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Cholesterol inhibits M-type K+ channels via protein kinase C-dependent phosphorylation in sympathetic neurons.

Seul-Yi Lee, Hyun-Kyung Choi, Seong-Tae Kim, Sungkwon Chung, Myoung Kyu Park, Jung-Hwa Cho, Won-Kyung Ho, Hana Cho

J. Biol. Chem., 2010 Apr 2 , 285, 10939-50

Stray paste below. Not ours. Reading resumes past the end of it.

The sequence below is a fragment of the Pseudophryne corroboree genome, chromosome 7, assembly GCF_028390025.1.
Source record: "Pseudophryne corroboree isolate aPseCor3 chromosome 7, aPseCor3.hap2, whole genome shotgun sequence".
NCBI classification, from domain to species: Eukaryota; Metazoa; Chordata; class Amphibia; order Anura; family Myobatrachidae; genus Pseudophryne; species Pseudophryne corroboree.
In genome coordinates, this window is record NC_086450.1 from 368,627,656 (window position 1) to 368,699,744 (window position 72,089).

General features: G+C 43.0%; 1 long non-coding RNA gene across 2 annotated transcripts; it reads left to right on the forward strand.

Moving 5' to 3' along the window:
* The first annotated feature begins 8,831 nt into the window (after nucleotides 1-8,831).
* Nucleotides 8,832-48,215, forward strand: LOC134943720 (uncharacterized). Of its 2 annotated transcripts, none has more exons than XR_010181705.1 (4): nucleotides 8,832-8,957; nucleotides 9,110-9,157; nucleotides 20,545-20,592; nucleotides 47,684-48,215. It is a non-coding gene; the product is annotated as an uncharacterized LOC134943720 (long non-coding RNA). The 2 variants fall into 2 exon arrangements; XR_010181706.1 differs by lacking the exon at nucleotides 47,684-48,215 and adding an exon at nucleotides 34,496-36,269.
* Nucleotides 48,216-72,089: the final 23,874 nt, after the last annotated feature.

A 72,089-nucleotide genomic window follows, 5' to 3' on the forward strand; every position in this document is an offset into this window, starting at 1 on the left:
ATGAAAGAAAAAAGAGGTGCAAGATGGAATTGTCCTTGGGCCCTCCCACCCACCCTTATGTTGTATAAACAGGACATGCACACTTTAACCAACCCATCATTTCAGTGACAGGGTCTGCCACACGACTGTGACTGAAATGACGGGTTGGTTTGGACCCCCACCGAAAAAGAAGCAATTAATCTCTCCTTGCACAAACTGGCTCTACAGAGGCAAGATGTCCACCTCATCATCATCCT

M-type (KCNQ) potassium channels play an important role in regulating the action potential firing in neurons. Here, we investigated the effect of cholesterol on M current in superior cervical ganglion (SCG) sympathetic neurons, using the patch clamp technique. M current was inhibited in a dose-dependent manner by cholesterol loading with a methyl-beta-cyclodextrin-cholesterol complex. This effect was prevented when membrane cholesterol level was restored by including empty methyl-beta-cyclodextrin in the pipette solution. Dialysis of cells with AMP-PNP instead of ATP prevented cholesterol action on M currents. Protein kinase C (PKC) inhibitor, calphostin C, abolished cholesterol-induced inhibition whereas the PKC activator, PDBu, mimicked the inhibition of M currents by cholesterol. The in vitro kinase assay showed that KCNQ2 subunits of M channel can be phosphorylated by PKC. A KCNQ2 mutant that is defective in phosphorylation by PKC failed to show current inhibition not only by PDBu but also by cholesterol. These results indicate that cholesterol-induced inhibition of M currents is mediated by PKC phosphorylation. The inhibition of M currents by PDBu and cholesterol was completely blocked by PIP(2) loading, indicating that the decrease in PIP(2)-channel interaction underlies M channel inhibition by PKC-mediated phosphorylation. We conclude that cholesterol specifically regulates M currents in SCG neurons via PKC activation.